Yogi was also remarkably tough and durable. He averaged 118 games behind the plate from 1949-1959 and caught more than 133 games every year from 1950-1956. In June 1962, at the age of 37, Berra caught an entire 22-inning, seven-hour game against the Tigers.

He was a part of the Yankees until 1963 and even in his last season he was productive, punching up a 138 OPS+ in 164 plate appearances. The following year, he served his first stint as Yankee manager. Despite leading the Yanks to 99 wins and a World Series appearance against his hometown St. Louis Cardinals, Berra was fired and replaced with Cards' manager Johnny Keane.

He resurfaced across town with Mets in 1965 as a player-coach. He put in two games behind the plate and two more as a pinch hitter in May, picking up 2 hits in 9 at-bats but soon decided that he was finished as a player. His coaching career, however, would go on. He stayed with the Mets for the next 8 seasons as an assistant manager under at first under Casey Stengel. He eventually took over as manager in 1972 after the sudden death of Gil Hodges. That same year, he was elected to the Hall of Fame along with Sandy Koufax and Early Wynn.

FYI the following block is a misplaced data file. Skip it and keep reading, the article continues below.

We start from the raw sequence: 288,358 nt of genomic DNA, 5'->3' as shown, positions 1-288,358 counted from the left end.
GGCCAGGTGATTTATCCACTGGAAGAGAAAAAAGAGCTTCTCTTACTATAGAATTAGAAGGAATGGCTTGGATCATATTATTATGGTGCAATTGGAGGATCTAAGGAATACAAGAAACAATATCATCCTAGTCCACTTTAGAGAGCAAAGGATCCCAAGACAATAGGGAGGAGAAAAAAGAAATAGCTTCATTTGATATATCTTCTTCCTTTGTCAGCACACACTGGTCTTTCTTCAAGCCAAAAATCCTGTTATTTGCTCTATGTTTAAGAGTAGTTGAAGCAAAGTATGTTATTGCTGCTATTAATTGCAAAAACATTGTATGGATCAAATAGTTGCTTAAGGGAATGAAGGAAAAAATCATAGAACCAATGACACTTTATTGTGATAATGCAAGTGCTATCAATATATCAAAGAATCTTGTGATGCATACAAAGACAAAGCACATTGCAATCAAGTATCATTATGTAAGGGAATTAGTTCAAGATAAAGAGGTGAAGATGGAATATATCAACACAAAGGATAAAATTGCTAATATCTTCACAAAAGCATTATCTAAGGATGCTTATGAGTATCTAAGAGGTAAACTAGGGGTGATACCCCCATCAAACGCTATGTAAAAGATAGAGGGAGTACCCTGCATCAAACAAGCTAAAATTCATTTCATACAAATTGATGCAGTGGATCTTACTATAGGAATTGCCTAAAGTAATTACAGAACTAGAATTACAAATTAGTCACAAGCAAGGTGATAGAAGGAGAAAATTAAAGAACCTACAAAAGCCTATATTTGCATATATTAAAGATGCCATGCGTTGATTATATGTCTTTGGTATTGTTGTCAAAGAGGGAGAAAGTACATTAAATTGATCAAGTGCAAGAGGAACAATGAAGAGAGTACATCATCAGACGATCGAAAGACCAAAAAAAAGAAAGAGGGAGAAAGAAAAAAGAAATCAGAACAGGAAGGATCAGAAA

In 1973, he led the Mets to the World Series and in so doing, became only the second manager to win a pennant in both leagues, following only Joe McCarthy. He had also completed the feat in only 3 seasons as a skipper.

After two more years as manager for the Mets, he rejoined the Yanks as a coach and the team won its first of three consecutive AL titles. This uncanny ability to bring about good luck was not unnoticed. Stengel once said of him, "He'd fall in a sewer and come up with a gold watch." Berra was eventually elevated to Yankee manager before the 1984 season. The team won 87 games but finished a disappointing 3rd place in the AL East.

Berra agreed to stay with the job for 1985 after receiving assurances from George Steinbrenner that he would not be fired. However, the notoriously impatient Boss axed him after a 6-10 start to the season. Instead of notifying Yogi personally, Steinbrenner dispatched GM Clyde King to deliver the news for him. This caused a rift between the two men that would not be mended for almost 15 years. Yogi's replacement? If you guessed Billy Martin, you may or may not be a baseball historian.